That all depends on what you want to use it for and why you want to learn to code. There are 100’s of coding languages out there. You could even create your own. We first have to distinguish between high level language and low level language.

High level language (code) is one where the code you type is very user friendly, very much like a spoken, actual language. It is usually a good place to start and PYTHON is a good example.

Low level language (code) is one that has a more specific language to it. It is not as easy to read as the words used are less obvious, it is less user friendly but none the less is also a good place to start. It is where I started and I picked it up very quickly. C or C++ are good examples.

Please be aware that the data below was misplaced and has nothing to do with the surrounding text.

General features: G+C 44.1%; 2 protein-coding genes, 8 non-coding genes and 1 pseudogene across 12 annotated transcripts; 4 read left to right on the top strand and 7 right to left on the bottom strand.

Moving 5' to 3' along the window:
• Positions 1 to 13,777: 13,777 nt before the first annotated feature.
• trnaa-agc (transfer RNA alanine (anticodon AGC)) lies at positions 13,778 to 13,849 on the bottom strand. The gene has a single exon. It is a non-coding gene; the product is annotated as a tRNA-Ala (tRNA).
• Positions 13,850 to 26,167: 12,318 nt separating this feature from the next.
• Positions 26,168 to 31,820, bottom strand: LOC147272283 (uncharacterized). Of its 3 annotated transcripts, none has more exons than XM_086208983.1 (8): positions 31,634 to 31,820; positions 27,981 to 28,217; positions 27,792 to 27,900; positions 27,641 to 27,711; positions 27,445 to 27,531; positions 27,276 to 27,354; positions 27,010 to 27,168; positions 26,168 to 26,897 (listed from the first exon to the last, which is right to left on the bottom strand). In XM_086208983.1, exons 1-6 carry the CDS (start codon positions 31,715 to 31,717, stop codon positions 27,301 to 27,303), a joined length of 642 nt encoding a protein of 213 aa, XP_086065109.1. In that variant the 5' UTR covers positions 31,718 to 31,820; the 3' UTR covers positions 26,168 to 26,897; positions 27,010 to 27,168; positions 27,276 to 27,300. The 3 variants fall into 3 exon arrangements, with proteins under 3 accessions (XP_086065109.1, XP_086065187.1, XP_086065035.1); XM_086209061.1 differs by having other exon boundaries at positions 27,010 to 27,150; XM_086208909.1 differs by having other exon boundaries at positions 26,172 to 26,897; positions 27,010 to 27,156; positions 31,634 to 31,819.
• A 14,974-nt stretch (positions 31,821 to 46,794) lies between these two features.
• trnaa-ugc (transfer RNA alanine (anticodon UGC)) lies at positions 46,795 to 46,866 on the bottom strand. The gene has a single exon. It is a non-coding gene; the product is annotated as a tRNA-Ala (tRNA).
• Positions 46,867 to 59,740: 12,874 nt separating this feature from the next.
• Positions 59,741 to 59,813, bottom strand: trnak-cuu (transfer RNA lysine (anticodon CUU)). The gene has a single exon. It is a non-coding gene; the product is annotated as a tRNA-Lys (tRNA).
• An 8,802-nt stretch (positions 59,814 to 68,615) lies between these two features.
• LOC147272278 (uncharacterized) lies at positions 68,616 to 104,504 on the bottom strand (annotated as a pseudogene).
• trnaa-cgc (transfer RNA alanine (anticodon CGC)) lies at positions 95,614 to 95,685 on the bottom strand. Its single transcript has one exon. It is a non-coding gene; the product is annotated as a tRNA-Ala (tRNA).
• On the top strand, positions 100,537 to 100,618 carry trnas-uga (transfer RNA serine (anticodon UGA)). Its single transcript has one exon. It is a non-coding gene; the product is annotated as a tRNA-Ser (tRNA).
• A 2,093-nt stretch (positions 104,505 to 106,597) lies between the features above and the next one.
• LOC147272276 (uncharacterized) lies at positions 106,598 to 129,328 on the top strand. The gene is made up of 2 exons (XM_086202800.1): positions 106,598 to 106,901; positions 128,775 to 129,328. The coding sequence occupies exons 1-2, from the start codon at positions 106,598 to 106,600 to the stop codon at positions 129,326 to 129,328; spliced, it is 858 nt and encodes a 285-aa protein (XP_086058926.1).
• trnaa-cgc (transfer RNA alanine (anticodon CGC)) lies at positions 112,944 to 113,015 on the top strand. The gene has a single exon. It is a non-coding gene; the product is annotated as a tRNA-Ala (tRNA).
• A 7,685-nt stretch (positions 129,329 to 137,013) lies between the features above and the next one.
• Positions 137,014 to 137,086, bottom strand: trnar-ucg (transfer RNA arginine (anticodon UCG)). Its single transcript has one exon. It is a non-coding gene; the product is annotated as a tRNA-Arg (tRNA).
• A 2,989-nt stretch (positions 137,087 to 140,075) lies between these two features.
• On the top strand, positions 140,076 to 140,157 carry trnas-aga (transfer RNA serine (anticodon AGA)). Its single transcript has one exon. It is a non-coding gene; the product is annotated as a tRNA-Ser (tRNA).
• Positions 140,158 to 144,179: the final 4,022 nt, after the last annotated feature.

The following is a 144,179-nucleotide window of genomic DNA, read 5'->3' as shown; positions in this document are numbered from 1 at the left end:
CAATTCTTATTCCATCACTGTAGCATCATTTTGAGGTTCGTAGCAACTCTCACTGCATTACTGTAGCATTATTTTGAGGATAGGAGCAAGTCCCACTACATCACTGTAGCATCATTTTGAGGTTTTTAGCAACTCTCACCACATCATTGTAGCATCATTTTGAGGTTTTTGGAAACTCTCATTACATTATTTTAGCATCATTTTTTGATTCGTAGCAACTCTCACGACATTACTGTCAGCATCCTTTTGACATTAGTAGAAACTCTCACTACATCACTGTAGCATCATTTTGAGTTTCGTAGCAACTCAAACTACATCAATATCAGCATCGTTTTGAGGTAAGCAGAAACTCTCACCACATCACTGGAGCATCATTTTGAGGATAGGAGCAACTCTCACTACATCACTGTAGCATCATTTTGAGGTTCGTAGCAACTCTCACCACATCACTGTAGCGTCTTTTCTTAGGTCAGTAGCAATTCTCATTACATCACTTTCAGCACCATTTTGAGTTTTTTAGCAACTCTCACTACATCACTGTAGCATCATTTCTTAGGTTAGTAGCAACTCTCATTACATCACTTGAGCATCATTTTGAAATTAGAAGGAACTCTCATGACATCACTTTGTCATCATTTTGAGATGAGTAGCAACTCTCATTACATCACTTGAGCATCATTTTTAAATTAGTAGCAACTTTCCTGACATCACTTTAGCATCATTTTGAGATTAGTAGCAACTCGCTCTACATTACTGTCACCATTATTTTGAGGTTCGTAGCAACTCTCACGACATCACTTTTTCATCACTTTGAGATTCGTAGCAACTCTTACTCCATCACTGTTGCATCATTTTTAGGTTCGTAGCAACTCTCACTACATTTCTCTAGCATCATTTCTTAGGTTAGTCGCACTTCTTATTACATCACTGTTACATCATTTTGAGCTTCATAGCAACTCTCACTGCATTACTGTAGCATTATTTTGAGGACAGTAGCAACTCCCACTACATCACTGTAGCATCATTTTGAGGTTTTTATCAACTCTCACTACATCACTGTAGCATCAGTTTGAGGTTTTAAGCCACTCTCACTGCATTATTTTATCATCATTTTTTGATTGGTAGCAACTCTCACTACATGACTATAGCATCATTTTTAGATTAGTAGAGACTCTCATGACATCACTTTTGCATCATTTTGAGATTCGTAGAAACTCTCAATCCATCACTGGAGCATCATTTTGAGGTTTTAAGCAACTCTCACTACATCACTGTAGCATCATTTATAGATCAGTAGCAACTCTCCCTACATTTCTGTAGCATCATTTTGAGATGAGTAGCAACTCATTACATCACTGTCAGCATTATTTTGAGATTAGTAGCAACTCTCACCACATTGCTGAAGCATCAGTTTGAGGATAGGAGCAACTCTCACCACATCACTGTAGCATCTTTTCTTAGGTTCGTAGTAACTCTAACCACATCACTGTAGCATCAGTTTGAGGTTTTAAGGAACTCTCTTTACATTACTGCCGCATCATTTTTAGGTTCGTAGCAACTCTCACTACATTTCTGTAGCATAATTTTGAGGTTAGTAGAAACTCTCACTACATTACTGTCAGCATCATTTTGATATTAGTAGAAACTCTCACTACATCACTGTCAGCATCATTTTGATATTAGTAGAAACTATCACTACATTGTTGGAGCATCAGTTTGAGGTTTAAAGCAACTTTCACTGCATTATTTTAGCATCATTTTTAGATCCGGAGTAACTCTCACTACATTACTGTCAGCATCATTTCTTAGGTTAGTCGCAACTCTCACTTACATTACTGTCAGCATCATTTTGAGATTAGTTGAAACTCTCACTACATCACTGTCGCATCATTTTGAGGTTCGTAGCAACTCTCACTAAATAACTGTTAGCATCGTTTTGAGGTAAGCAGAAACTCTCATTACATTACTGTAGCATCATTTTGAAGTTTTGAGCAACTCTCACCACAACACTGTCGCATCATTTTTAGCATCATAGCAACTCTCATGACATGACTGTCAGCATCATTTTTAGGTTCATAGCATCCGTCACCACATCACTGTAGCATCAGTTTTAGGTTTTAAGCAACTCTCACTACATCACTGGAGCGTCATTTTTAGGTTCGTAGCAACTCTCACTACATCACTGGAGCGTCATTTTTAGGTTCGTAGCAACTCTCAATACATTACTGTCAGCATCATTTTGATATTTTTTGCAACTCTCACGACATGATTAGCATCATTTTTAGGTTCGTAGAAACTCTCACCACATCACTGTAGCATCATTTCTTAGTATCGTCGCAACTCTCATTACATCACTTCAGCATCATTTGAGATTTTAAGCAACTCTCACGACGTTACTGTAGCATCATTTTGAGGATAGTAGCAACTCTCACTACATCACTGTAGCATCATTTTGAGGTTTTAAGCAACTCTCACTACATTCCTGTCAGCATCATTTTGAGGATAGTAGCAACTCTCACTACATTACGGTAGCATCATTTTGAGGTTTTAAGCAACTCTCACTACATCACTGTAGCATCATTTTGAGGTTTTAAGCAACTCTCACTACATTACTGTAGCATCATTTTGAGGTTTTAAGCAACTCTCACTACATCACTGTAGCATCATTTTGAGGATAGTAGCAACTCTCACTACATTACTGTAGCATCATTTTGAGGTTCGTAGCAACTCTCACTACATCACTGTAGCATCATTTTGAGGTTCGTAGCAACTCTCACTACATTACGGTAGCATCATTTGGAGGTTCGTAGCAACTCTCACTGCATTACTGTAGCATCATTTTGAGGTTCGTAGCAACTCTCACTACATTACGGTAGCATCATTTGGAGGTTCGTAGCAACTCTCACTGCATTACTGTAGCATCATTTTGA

Generally people start with a high level language and migrate to one of the more specific low level languages but if you know what you want to achieve then going for a low level language isn’t a bad idea. Once you have leaned one language the others are pretty similar.

Here is your starter list…

Python: A popular general purpose language used very widely on many machines, for many purposes e.g. on the Raspberry Pi. Can be used for physical computing, games, web design, AI or big data.

C/C++: another extremely popular coding language. Used with the Arduino Uno for physical computing.

HTML/CSS/JavaScript: these three go together for web design. They are three distinct languages but they are the three essential elements to learn if you want to build web based products.

Talk about hardware next…